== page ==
Ganjani: Let’s get cynical

Adam Ganjani

It’s good to be an 18-to 24-year-old in America. Advertising agencies have to work especially hard to sell us things. Civic leaders point to us as “the future.” And prior to this fall, companies wanted to hire us.

We’re notoriously well-read, ambitious and most importantly, skeptical of the world around us. I suppose that’s why I’m so surprised that 18-to 24-year-olds are generally obsessed with Barack Obama.

I expect my age group to favor left-leaning politics, but the support I’ve witnessed during the 2008 presidential campaign is as troubling as it is promising. No, I’m not another heartless conservative, bitter that my peers support the Democratic candidate. I’m also not trying to scare anyone into changing their vote. Rather, I’m asking why so many 18-to 24-year-olds have forgone the famous skepticism that distinguishes us from other voters, to blindly support Barack Obama.

To be fair, I understand a lot of the appeal. Sen. Obama is a young, fresh-faced, verbally gifted, well-educated minority Democrat. And perhaps most importantly, he’s not George W. Bush. For my age group, he sounds like the perfect mold for a presidential candidate. But his identity shouldn’t suffice.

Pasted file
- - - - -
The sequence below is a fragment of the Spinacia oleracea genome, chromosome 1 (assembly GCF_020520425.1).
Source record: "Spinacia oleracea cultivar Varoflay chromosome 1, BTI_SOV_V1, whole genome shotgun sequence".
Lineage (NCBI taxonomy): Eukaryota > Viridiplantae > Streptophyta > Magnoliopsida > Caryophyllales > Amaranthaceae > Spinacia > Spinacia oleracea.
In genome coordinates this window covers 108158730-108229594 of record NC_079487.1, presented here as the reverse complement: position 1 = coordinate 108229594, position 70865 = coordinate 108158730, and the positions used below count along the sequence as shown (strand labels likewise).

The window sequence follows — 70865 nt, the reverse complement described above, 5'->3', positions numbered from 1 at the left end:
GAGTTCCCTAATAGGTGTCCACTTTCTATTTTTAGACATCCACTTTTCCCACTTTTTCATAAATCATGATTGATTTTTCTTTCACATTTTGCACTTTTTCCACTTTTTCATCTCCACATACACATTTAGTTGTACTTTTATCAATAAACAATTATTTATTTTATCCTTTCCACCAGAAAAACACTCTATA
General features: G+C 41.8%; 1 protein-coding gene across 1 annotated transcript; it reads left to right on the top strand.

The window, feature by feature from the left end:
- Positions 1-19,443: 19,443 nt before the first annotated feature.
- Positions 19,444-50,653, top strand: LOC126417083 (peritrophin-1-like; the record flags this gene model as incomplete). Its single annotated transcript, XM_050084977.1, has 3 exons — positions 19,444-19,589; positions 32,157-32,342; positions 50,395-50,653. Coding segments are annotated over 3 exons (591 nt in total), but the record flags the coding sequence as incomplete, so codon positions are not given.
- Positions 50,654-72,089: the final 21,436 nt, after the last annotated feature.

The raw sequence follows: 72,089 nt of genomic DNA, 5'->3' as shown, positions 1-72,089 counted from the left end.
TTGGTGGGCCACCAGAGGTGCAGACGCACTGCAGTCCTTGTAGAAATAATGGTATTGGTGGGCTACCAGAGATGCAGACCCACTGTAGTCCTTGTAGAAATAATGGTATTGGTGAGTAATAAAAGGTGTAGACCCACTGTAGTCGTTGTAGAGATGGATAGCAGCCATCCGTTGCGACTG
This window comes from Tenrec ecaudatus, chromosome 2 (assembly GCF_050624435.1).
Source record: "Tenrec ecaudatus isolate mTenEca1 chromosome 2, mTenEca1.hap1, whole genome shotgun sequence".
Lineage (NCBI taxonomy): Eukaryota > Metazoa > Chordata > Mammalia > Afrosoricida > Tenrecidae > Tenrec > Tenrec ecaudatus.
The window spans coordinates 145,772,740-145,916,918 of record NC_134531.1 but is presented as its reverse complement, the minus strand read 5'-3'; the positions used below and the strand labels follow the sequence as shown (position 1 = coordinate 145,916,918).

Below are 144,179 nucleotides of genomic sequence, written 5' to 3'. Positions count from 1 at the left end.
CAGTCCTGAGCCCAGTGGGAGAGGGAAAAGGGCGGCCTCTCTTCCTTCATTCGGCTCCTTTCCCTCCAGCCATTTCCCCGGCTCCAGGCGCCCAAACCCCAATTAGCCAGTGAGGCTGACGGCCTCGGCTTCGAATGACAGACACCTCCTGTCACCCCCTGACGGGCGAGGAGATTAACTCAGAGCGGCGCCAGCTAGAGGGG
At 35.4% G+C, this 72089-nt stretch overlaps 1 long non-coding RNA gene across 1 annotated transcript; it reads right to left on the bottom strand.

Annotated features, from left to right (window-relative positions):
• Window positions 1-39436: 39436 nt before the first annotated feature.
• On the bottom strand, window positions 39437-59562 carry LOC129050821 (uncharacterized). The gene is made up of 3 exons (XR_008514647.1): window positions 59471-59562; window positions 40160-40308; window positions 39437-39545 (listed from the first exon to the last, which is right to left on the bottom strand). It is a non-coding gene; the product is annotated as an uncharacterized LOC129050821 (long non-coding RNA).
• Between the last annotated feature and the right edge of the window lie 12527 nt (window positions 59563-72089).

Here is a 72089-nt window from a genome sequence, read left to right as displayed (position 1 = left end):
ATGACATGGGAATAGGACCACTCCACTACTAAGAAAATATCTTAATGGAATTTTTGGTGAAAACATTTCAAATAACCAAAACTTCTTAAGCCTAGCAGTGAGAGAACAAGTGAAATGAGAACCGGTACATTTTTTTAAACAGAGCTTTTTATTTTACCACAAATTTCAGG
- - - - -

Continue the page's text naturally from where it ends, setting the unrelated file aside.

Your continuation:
Don’t get me wrong, I applaud the millions of 18 to 24-year-olds who have examined the issues and know why they’re supporting Obama. But there are also millions who favor Obama and cannot really explain why. Obama brings promise to a lot of Americans, but he also brings a lot of questions – questions I fear many of my peers refuse to ask or hear the answers to.

Does my age group care that Obama voted with his party 97 percent of the time in the Senate and that his party will have overwhelming control over two branches of our government if he is elected? Does it matter that Obama has referenced wealth-distribution policy ideas that are borderline socialist several times in the past month and has stated that Americans “still suffer” from the Supreme Court’s reluctance to bring about “redistributive change?”

If you think that Obama’s rock-star status is a right-wing fabrication, look no further than YouTube which features several of his rallies.

Take an example from a Pennsylvania event, during which, in a rambling anecdote, the Senator managed to say the word “pie” 15 times in 90 seconds to mindless cheers from supporters.

If we applaud pie, will we approve of anything Obama says? If he is elected, will my age group bother to hold him to a higher standard?

In the United States, you’re allowed to vote for a candidate for whatever reason you choose. But young voters aren’t supposed to be the ones supporting a candidate merely because it’s popular. 2008 may be the year where 18-to 24-year-olds will finally “Rock the Vote” as we have promised to do for decades. I just hope it’s not at the expense of the inquisitive cynicism that makes us such a dynamic, intense and passionate group of Americans.